Update Your Company Mission and Vision: Why isn’t the mission and vision we first created good to go forever? As your company grows, your core strategies may change. If a mission succinctly describes why a company exists, leaders need to revisit their purpose at each stage of growth. Goals and objectives tied to company strategy change as the company changes. So, its very important that the mission be updated and communicated to employees and customers. A clear and concise mission statement is necessary for everyone to remain closely tied to new goals and objectives. The vision statement is a little different. Effective vision statements define the core values that shape the course of direction we choose. “These statements also provide a powerful way to motivate and guide employees,” says Addam Marcotte, Vice President of Operations and Organization Development at FMG Leading. According to an article in Business News Daily, “Research shows that employees who find their company's vision meaningful have engagement levels of 68 percent, which is 19 points above average. More-engaged employees are often more productive, and can be more effective corporate ambassadors in the larger community.”
Review Processes Often: One of the great things about working for a start-up is: “There are no rules; you make them up as you go.” Unfortunately, the culture of having no processes in place can stifle growth or even cripple a company’s ability to expand. Setting clear direction is essential to creating a winning organizational structure.You know when your organizational structure is right because everyone in the company, regardless of location, department or leadership, has the same map to follow. Although this may sound like everything is written in stone, its quite the opposite, everything must remain flexible enough to support constant change. Change is frightening to some employees. The sameness of their role and the clarity of the company’s expectations of them is how they have achieved success in their job. Adding new duties and new processes to support business growth can overwhelm some employees. Creating flexible processes can facilitate gradual change. Keeping a strong culture that embraces why you’re in business while staying focused on the corporate goals can help everyone deal with growth and the changes that accompany it.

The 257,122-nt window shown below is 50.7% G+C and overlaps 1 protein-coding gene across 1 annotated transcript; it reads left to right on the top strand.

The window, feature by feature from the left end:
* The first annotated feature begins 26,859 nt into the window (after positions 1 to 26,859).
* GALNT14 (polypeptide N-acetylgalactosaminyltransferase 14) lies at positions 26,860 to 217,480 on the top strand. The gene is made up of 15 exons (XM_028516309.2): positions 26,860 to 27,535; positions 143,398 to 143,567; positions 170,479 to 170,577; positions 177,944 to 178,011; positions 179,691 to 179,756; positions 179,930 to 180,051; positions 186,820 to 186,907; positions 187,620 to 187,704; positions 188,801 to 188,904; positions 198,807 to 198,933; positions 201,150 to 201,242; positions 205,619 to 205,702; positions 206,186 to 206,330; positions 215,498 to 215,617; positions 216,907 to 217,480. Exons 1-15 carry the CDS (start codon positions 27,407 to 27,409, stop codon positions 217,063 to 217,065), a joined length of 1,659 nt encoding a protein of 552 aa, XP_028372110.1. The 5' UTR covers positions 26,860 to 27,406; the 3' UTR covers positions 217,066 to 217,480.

Communicate: Each time I make “communication” a separate bullet in my blogs, I feel like I’m reiterating the exact same message week after week. There’s a reason for this. Communication is the entire support system for all initiatives. What you choose to do and how you communicate can result in a positive move forward or a setback. What employees liked about the small start-up environment was the inclusion in the exchange of information.